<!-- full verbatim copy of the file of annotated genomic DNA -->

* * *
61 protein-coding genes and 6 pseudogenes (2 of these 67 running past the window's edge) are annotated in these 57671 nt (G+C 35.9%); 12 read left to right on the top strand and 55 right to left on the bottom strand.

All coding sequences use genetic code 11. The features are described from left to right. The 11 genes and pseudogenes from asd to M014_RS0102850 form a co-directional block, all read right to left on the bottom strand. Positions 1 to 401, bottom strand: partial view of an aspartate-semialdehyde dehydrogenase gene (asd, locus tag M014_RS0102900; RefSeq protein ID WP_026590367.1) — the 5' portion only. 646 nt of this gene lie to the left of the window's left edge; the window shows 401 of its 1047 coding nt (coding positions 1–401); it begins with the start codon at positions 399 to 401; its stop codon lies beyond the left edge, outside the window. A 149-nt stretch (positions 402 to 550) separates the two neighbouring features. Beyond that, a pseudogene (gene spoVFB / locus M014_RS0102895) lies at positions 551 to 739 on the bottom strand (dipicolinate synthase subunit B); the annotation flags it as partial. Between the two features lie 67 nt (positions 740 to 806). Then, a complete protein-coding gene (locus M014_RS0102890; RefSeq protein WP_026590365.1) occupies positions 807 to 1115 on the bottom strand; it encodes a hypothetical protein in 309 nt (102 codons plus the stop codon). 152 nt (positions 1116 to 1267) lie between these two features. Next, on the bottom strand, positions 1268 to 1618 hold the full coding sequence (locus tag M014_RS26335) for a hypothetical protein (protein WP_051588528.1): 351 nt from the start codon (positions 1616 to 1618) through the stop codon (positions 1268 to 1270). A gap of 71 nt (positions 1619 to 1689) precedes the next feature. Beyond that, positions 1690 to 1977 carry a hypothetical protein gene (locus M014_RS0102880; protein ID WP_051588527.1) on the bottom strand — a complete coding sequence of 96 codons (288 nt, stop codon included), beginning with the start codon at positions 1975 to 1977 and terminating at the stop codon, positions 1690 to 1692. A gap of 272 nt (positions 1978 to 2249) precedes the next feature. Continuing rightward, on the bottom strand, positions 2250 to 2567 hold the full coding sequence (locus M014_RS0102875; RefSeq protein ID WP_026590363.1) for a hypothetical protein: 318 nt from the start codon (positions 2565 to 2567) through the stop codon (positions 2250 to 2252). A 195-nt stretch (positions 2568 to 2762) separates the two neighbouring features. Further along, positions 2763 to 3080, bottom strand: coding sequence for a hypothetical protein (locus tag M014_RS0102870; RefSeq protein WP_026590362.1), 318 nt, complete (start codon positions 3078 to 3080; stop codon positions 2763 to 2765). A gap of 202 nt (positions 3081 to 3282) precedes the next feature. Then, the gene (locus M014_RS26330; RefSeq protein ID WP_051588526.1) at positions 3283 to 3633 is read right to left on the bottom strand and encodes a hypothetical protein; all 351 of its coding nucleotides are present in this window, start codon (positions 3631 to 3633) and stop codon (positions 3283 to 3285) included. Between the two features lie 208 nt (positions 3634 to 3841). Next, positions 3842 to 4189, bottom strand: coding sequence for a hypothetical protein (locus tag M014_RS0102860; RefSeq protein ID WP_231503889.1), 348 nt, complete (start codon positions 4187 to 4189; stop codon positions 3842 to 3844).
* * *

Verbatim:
61 protein-coding genes and 6 pseudogenes (2 of these 67 running past the window's edge) are annotated in these 57671 nt (G+C 35.9%); 12 read left to right on the top strand and 55 right to left on the bottom strand.

All coding sequences use genetic code 11. The features are described from left to right. The 11 genes and pseudogenes from asd to M014_RS0102850 form a co-directional block, all read right to left on the bottom strand. Positions 1 to 401, bottom strand: partial view of an aspartate-semialdehyde dehydrogenase gene (asd, locus tag M014_RS0102900; RefSeq protein ID WP_026590367.1) — the 5' portion only. 646 nt of this gene lie to the left of the window's left edge; the window shows 401 of its 1047 coding nt (coding positions 1–401); it begins with the start codon at positions 399 to 401; its stop codon lies beyond the left edge, outside the window. A 149-nt stretch (positions 402 to 550) separates the two neighbouring features. Beyond that, a pseudogene (gene spoVFB / locus M014_RS0102895) lies at positions 551 to 739 on the bottom strand (dipicolinate synthase subunit B); the annotation flags it as partial. Between the two features lie 67 nt (positions 740 to 806). Then, a complete protein-coding gene (locus M014_RS0102890; RefSeq protein WP_026590365.1) occupies positions 807 to 1115 on the bottom strand; it encodes a hypothetical protein in 309 nt (102 codons plus the stop codon). 152 nt (positions 1116 to 1267) lie between these two features. Next, on the bottom strand, positions 1268 to 1618 hold the full coding sequence (locus tag M014_RS26335) for a hypothetical protein (protein WP_051588528.1): 351 nt from the start codon (positions 1616 to 1618) through the stop codon (positions 1268 to 1270). A gap of 71 nt (positions 1619 to 1689) precedes the next feature. Beyond that, positions 1690 to 1977 carry a hypothetical protein gene (locus M014_RS0102880; protein ID WP_051588527.1) on the bottom strand — a complete coding sequence of 96 codons (288 nt, stop codon included), beginning with the start codon at positions 1975 to 1977 and terminating at the stop codon, positions 1690 to 1692. A gap of 272 nt (positions 1978 to 2249) precedes the next feature. Continuing rightward, on the bottom strand, positions 2250 to 2567 hold the full coding sequence (locus M014_RS0102875; RefSeq protein ID WP_026590363.1) for a hypothetical protein: 318 nt from the start codon (positions 2565 to 2567) through the stop codon (positions 2250 to 2252). A 195-nt stretch (positions 2568 to 2762) separates the two neighbouring features. Further along, positions 2763 to 3080, bottom strand: coding sequence for a hypothetical protein (locus tag M014_RS0102870; RefSeq protein WP_026590362.1), 318 nt, complete (start codon positions 3078 to 3080; stop codon positions 2763 to 2765). A gap of 202 nt (positions 3081 to 3282) precedes the next feature. Then, the gene (locus M014_RS26330; RefSeq protein ID WP_051588526.1) at positions 3283 to 3633 is read right to left on the bottom strand and encodes a hypothetical protein; all 351 of its coding nucleotides are present in this window, start codon (positions 3631 to 3633) and stop codon (positions 3283 to 3285) included. Between the two features lie 208 nt (positions 3634 to 3841). Next, positions 3842 to 4189, bottom strand: coding sequence for a hypothetical protein (locus tag M014_RS0102860; RefSeq protein ID WP_231503889.1), 348 nt, complete (start codon positions 4187 to 4189; stop codon positions 3842 to 3844).